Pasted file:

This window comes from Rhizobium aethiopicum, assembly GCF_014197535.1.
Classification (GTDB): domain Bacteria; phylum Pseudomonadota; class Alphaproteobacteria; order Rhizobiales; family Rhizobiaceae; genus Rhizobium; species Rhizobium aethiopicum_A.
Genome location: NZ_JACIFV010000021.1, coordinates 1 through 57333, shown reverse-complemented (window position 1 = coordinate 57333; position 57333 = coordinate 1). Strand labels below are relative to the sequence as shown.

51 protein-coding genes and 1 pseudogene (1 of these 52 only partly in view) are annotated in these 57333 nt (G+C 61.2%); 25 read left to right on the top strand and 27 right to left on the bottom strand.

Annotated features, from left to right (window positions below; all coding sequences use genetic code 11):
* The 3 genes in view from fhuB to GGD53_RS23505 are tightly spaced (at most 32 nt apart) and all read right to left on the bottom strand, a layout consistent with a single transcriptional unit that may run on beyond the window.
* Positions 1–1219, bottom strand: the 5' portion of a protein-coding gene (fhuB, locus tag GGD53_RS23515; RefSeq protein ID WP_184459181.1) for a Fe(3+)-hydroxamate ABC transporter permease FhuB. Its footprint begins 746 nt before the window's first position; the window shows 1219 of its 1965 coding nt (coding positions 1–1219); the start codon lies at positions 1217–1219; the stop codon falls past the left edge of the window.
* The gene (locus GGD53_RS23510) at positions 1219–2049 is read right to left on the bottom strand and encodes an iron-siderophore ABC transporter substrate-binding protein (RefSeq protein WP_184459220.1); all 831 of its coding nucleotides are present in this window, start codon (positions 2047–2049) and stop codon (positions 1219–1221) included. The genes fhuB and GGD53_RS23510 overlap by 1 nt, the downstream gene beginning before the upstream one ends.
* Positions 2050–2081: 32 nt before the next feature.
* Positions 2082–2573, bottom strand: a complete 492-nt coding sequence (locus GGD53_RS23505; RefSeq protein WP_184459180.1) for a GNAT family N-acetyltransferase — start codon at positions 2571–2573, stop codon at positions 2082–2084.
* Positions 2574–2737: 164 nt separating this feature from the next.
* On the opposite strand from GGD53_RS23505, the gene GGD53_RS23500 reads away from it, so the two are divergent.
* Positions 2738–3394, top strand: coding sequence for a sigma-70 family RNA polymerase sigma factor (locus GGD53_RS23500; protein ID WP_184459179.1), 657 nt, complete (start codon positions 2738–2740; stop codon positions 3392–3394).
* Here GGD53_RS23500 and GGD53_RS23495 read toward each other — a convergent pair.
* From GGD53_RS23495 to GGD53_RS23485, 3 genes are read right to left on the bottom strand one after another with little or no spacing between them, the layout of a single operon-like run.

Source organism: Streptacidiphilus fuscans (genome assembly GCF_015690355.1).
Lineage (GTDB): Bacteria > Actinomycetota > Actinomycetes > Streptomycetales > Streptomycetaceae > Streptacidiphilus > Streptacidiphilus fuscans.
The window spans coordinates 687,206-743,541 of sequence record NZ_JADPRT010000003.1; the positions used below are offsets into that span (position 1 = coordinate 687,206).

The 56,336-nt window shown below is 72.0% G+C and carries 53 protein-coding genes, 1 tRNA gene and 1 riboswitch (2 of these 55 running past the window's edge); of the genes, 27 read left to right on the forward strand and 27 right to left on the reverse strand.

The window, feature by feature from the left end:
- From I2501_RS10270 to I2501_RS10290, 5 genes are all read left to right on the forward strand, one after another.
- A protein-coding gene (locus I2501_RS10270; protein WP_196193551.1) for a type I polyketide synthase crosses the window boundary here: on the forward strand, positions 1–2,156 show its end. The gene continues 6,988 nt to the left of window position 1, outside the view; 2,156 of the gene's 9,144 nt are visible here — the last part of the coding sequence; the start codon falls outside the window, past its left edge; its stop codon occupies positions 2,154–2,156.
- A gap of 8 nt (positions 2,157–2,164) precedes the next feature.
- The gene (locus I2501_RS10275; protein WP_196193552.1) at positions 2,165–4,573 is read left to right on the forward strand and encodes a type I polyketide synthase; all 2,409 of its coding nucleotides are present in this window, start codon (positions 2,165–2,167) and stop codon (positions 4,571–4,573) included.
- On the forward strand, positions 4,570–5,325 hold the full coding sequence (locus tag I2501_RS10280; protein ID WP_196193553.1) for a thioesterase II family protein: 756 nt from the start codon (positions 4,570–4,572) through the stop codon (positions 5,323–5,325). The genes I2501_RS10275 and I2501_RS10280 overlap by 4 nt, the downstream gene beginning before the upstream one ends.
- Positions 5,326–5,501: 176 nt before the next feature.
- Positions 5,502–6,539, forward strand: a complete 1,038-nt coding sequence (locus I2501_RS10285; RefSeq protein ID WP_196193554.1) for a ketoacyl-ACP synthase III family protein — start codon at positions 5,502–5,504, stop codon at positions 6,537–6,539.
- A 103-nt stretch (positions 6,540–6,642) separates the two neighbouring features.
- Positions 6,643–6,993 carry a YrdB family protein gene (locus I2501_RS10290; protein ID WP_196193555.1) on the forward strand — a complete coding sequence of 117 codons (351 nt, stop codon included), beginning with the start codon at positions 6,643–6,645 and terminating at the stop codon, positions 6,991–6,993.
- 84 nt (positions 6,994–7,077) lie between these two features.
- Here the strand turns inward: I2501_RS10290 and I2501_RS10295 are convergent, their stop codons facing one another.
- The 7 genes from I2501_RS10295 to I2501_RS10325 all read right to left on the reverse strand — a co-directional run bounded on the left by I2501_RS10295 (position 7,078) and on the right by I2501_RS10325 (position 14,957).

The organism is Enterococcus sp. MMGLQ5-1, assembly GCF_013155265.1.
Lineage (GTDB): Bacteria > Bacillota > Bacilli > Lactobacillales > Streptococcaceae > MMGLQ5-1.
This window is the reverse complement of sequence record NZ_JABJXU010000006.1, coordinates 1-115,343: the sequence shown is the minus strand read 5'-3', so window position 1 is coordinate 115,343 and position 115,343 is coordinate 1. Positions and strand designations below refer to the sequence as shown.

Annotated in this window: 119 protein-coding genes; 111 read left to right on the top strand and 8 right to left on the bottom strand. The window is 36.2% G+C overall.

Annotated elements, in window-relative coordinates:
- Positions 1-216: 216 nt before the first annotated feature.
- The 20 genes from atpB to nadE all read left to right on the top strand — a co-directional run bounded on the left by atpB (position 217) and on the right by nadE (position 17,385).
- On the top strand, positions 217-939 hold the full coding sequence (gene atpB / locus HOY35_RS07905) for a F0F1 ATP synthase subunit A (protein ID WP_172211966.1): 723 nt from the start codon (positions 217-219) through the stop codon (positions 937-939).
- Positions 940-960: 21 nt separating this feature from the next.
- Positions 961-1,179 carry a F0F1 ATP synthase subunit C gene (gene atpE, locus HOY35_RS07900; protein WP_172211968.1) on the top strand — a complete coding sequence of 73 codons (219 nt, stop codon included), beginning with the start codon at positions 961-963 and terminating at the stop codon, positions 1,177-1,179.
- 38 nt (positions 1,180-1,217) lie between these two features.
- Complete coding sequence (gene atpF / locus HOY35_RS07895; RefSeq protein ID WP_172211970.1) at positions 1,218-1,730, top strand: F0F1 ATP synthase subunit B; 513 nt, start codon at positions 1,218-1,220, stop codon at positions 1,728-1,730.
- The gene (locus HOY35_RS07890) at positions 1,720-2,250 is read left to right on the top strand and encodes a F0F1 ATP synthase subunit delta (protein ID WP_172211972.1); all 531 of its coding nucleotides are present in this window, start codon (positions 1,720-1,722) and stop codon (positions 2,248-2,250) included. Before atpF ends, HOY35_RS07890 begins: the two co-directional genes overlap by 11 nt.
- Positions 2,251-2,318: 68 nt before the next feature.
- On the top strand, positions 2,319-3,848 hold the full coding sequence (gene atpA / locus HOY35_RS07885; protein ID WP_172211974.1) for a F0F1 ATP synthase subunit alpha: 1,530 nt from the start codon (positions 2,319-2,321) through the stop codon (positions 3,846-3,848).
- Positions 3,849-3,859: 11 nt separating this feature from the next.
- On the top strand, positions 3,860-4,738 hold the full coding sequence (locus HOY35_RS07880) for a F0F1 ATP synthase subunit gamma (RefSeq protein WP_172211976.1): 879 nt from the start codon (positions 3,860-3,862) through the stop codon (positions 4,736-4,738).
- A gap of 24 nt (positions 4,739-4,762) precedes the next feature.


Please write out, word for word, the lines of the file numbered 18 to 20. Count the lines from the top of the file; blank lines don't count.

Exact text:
The window spans coordinates 687,206-743,541 of sequence record NZ_JADPRT010000003.1; the positions used below are offsets into that span (position 1 = coordinate 687,206).

The 56,336-nt window shown below is 72.0% G+C and carries 53 protein-coding genes, 1 tRNA gene and 1 riboswitch (2 of these 55 running past the window's edge); of the genes, 27 read left to right on the forward strand and 27 right to left on the reverse strand.

The window, feature by feature from the left end: